Interview: The art of beating a favorite in BJJ, with Vinicius ‘Trator’ Ferreira

Trator after his win over Kaynan at the Brazilian Nationals 2019. IBJJF/Focados no Tatame

The men’s heavyweight champion at the 2019 Brazilian Nationals, held in early May in Barueri, Vinicius “Trator” Ferreira had some hurdles to clear on his way to the gold. With few hours of sleep available and a tough opponent in his bracket, Trator had the willpower to overcome both challenges and close out the final with Dimitrius Souza, a training partner of his, for Alliance.

Before securing his spot in the final, Trator, who was in the process of moving to New York, had to face Kaynan Duarte, an old rival who was riding some good momentum. Trator went for it, kept a solid base and bested his adversary of many years.

In the following interview, he tells us how he did it.

GRACIEMAG: How was the sweet task of sharing the Brazilian title with Dimitri?

Vinicius Trator: Actually we didn’t even talk about it in advance. We were focused on fighting. When we in fact arrived in the final together, we shared it, no problem — we are quite close; there was no issue. We each know what the other guy’s daily routine is like. He was already a Brazilian champion; I arrived not long ago; so I’m grateful to him for letting me take the gold. Come to think of it, I should have given him a little bit more of the prize, right? [Laughs.]

You right away saw that Kaynan was in your bracket. How did you manage to ignore this and think fight to fight, step by step?

I wasn’t concerned about that. I train a lot, and I know I can take on anybody. I never tremble thinking of the tough opponents I may face. I take one step at a time, and that’s very important to my campaigns. I don’t look all the way ahead. Sometimes we even look out of curiosity [laughs], but not to think ahead; it’s always one step at a time. No matter who my opponent is, I always give it my best. And I think it’s important to have some very tough guys in your bracket, because that’s what forces us to evolve and work on our mind.

How did you seek to shut down Kaynan’s game?

To shut down his game, I didn’t really think of much; I just adjusted a few details of things that I saw I was getting wrong. For example, I remembered my duel with him in Spyder, last year in Seoul, and tried to fix that. I believe that, even without scoring, I shut down his game and evolved plenty mentally — I’ve begun fighting smarter.

And you hadn’t slept right. Tell us how you ignored your sleepiness at the Nationals.

Yeah. I just moved to the U.S., and I was sorting many things out at once. If I slept a total of 20 hours that week of the Nationals, I’d be surprised. I was anxious with the resolution of a few things — I always lie in bed thinking. One day before the Nationals, and between Saturday and Sunday, I slept three hours a night. But before that, I trained hard. The funny thing is that this may all have helped me, because I didn’t feel an ounce of adrenaline at the championship. The desire to win and self-confidence made me move forward and not think much. The problem is that, on Monday, I was all busted up, and still I went to teach class to say goodbye to my students. But in the end, it worked out.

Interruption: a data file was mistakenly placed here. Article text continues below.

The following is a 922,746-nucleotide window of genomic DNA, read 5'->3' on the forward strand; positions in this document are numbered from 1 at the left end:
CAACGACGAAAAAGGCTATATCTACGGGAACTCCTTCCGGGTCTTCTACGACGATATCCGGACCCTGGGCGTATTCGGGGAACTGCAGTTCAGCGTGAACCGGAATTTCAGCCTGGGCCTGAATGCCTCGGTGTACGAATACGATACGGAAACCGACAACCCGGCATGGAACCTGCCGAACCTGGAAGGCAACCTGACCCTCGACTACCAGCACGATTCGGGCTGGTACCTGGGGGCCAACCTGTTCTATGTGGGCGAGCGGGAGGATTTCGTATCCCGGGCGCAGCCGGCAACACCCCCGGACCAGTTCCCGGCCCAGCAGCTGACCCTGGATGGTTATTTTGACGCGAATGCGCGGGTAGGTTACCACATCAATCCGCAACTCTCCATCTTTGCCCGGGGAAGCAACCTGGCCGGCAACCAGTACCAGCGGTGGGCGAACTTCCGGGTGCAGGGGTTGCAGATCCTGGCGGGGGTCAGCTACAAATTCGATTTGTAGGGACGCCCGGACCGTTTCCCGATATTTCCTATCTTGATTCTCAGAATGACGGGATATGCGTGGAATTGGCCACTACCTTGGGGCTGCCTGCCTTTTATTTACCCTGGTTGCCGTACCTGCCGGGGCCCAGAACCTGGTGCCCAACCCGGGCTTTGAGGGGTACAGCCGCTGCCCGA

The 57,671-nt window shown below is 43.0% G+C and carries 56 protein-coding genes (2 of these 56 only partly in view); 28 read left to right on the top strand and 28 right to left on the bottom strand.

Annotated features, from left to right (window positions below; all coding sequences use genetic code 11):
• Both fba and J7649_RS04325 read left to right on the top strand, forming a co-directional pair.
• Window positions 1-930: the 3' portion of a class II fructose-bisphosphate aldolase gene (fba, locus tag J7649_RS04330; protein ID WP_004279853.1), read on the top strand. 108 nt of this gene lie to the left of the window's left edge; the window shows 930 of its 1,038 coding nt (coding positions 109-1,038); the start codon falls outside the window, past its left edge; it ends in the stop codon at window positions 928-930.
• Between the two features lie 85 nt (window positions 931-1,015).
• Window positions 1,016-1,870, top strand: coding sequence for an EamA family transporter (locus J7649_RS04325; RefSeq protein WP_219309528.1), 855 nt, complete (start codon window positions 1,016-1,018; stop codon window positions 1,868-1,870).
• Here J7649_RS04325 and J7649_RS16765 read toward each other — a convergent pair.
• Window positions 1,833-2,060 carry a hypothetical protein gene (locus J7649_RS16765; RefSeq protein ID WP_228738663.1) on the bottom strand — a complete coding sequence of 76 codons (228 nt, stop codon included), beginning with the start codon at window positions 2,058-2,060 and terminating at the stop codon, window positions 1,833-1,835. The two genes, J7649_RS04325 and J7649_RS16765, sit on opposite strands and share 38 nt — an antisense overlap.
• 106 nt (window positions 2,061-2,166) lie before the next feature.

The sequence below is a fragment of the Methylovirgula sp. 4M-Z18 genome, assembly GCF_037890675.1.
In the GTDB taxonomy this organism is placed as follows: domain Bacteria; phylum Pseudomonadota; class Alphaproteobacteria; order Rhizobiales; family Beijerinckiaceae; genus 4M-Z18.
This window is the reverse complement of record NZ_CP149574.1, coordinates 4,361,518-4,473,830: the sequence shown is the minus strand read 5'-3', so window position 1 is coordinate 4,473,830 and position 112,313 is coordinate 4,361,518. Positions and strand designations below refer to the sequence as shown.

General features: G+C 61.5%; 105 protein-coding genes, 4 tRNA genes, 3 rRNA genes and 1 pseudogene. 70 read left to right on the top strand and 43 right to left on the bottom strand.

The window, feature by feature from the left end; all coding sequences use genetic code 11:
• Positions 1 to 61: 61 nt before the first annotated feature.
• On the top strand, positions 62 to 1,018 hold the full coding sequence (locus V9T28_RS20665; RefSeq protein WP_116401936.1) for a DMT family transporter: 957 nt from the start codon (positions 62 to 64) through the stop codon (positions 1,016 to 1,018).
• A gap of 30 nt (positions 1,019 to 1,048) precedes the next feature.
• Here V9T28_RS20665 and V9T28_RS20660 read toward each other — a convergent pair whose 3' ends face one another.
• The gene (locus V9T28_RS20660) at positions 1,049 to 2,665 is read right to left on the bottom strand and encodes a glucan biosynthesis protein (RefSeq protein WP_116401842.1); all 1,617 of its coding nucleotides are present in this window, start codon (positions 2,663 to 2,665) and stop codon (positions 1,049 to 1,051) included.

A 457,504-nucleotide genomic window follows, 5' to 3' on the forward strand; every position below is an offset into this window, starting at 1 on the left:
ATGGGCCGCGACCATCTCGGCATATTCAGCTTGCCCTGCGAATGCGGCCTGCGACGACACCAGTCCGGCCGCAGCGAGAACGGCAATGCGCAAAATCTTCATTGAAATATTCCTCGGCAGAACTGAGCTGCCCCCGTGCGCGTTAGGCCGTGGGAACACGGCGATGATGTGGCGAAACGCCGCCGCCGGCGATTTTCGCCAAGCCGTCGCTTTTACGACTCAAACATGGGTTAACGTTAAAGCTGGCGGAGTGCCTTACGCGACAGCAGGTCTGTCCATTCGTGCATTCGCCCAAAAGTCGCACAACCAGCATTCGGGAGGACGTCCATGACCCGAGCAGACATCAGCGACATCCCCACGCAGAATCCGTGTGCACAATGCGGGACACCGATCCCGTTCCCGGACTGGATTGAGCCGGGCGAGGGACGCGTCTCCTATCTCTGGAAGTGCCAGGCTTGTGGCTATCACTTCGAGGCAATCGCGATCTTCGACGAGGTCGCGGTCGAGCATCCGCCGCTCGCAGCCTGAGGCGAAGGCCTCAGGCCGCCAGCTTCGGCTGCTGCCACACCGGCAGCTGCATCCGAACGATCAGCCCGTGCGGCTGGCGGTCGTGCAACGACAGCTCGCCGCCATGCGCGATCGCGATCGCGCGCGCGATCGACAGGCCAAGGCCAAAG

What was the key moment in the Kaynan fight?

I touched his gi and immediately felt I was doing well in the fight; I felt great. He called me to his guard and tried to sweep me, but my base was good. “He’s not sweeping me today,” I thought. I almost got on the side at one point in the fight. It was an errorless, very tight duel, and I tried to position myself right in the middle of his attacks, and in one of those I almost got there. I felt it was possible, and this attempt made me get to half-guard. After this fight, I understood I can really beat anyone.

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How many times have the two of you fought?

We have fought like ten times, since our juvenile days. I am happy to see how much he’s growing in the sport, and facing Kaynan since the beginning of my career, the two of us testing each other throughout our journey was very cool. The first time we were face to face was in 2011, at blue belt!

What is your lesson for a reader who’s about to take on a favorite?

First, you have to believe in yourself. That’s the first step. There are many ways to prepare mentally, but the main thing is to do your best in training, work hard and get in there to fight with a strong mind, thinking only about winning and giving your best in the duel — if you trained, it’s possible to beat anybody. It’s that old thing: No one is invincible, so you just have to believe in yourself and fight with what you know. Sometimes people talk about merit, that an athlete is good at this and that, he defeated this athlete and that other one — but the reality is that no one is unbeatable. If you give it your best and believe in yourself, you can beat anyone. Another tip: Reject the negative words, because they come at your head hard. But you have to be stronger and kick out this darkness that shows up sometimes. Believe in yourself and think positive!

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